The federal government sets a national minimum wage rate. Each state can, but doesn’t have to, set their own minimum wage rate. This article will show you how to analyze a change in the minimum wage for your state or the nation.

IMPLAN is an Input-Output model and one of the limitations is that I-O models are fixed price (and wage) models. So, we have to consider where the increased cost for industries will come from. The industry might cut employment, change their spending patterns, take less in profits, or even go out of business. Thus, if the data is available, consider performing a Net Analysis to analyze both the changes to industries as well as the increases to household spending. At the very least, be sure to mention that the increases in wage rates do not come without a change in how industries spend their money.


Let’s say we want to look at raising the minimum wage in Nevada from $9/hour to $15/hour that will take place in 2021. We will use the state of Nevada, Data Year 2019, and Dollar Year 2021. Our research shows that this will affect approximately 260,000 employees in the state. We will make the assumption that the additional cost to the industries will be shifted from profit, which is treated as a leakage in I-O modeling. 

We can find the average hours worked per year by navigating to

> Region Details

     > Occupation Data

          > Region Occupation Summary

               > Filter for 2- major

Looking at Occupation Code 41 - Sales and Related Occupations, which includes retail workers, we see the 139,709 wage and salary employees work 218,826,381 hours. Dividing the two, we see that on average each employee works 1,566 hours per year. The addition of $6/hour in minimum wage would translate then to $9,396 for each of the 260,000 employees in the state for a total of  $2,442,960,000.

If we want to assume that all of these workers are at the lower end of the earners in the area, we can utilize a series of Household Income Events. We can see the distribution of Households in each bracket by navigating to 

> Region Details

     > Study Area Data

          > Area Demographics

In Nevada in 2019, the distribution of Households looks like this:

Household Group Number of Households % of Total Households

Households LT15k



Households 15-30k



Households 30-40k



Households 40-50k



Households 50-70k



Households 70-100k



Households 100-150k



Households 150-200k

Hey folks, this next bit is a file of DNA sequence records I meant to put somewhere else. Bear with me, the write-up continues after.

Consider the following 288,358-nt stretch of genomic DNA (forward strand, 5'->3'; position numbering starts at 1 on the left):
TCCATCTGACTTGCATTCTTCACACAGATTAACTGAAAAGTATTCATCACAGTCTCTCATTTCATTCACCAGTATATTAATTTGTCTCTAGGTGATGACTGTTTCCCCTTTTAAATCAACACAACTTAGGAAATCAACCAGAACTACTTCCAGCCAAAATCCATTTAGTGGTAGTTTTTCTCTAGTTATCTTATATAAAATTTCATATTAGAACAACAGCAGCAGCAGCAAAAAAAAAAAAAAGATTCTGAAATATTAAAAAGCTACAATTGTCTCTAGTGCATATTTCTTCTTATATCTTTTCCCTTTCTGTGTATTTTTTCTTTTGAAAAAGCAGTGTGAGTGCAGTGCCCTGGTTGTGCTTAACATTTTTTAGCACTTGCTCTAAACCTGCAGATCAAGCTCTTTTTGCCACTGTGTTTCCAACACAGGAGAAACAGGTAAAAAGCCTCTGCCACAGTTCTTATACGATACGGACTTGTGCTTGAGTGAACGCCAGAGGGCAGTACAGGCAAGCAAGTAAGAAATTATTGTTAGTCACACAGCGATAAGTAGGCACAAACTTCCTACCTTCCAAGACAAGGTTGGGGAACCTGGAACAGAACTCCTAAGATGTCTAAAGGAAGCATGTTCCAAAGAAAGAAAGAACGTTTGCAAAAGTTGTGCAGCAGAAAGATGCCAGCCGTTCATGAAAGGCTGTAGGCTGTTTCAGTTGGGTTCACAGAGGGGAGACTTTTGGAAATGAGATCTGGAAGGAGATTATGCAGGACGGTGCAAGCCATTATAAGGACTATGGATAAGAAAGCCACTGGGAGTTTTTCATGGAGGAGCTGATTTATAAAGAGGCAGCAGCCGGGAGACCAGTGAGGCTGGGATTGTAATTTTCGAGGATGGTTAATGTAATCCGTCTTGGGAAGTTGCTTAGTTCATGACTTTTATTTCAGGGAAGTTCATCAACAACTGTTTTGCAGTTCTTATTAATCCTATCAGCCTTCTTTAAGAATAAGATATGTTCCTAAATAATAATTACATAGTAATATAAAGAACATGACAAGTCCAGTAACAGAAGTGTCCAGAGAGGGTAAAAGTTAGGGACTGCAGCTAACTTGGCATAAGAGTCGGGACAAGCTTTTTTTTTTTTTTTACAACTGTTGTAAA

Households GT200k






If we make the assumption that all of the increases will go to households earning less than $30,000, we can distribute the total as 42% going to Households LT15K ($1,026,043,200) and 58% going to Households 15-30K ($1,416,916,800) by normalizing the data for these two groups (10% / (10%+14%) = 42%).

In Nevada, we know that unemployment insurance is 2.95%, social security is 6.2% and Medicare is 1.45% on average across the state. So we can take our wage values and reduce them by the total payroll tax rate of 10.6% to get to a Household Income value we can enter in IMPLAN. Multiply the values for each Household Income level by what they will take home after payroll taxes (100% - 10.6% = 89.4%). Then we see Households LT15K getting an additional $917,282,621 and Households 15-30K taking home an additional $1,266,723,619; for a total of $2,184,006,240.

Min_Wage_1.jpgGiven that we used a Household Income Event, we will only see Induced Effects in our Results. This method shows us that our $2,184,006,240 of Household Spending will support approximately 13,500 jobs, with $650M in Labor Income, $1.4B in Value Added, and $2.3B in Output.




We could also model the additional $6/hour using a Labor Income Event if we don’t want to distribute the earnings across household income groups.

First, we will use the FTE & Employee Compensation Conversion Table to take our $6 in wages and convert that to a fully loaded Employee Compensation value. Due to the nature of the work, we will assume that the current minimum wage jobs will most closely match the rates for retail industries. With this assumption, we see the $6 in wages translates to an Employee Compensation value of $7.10.

Now we can multiply the $7.10/hour value x the 260,000 affected employees x the average hours worked per year of 1,566 (found in example above). This gives us 7.10 x 260,000 x 1,566 = $2,890,836,000. This is the value we will run through the Labor Income Event.

Min_Wage_3.jpgGiven that we used a Labor Income Event, we will again only see Induced Effects in our Results. This method shows us that our $2,890,836,000 of Labor Income will support approximately 12,600 jobs, with $623M in Labor Income, $1.3B in Value Added, and $2.2B in Output.




In our first example using Household Income Events, we assumed that all of those earning the additional income would be those earning less than $30K per year. Folks at this end of the earning spectrum spend all of their income and therefore none is left for savings. They also are most likely to pay the least in personal taxes.

Even though we modeled $706,829,760 more through the Labor Income Events, the Household Income Events give us the larger impact. The Labor Income Event spreads the earnings across each of the nine Household Income groups and so it includes folks that save money and likely pay higher personal taxes.

  Employment Labor Income  Value Added Output

Household Income 





Labor Income










% Difference





Both methods are correct. The determination of which one you should use in your analysis depends on not only the data you have available, but also on the assumptions you want to make in your analysis. The article Understanding Types of Income has further information on the key differences between Household and Labor Income Events.


FTE & Employee Compensation Conversion Table

Net Analysis: Considering Both Sides of an Impact

Understanding Types of Income

Written April 21, 2021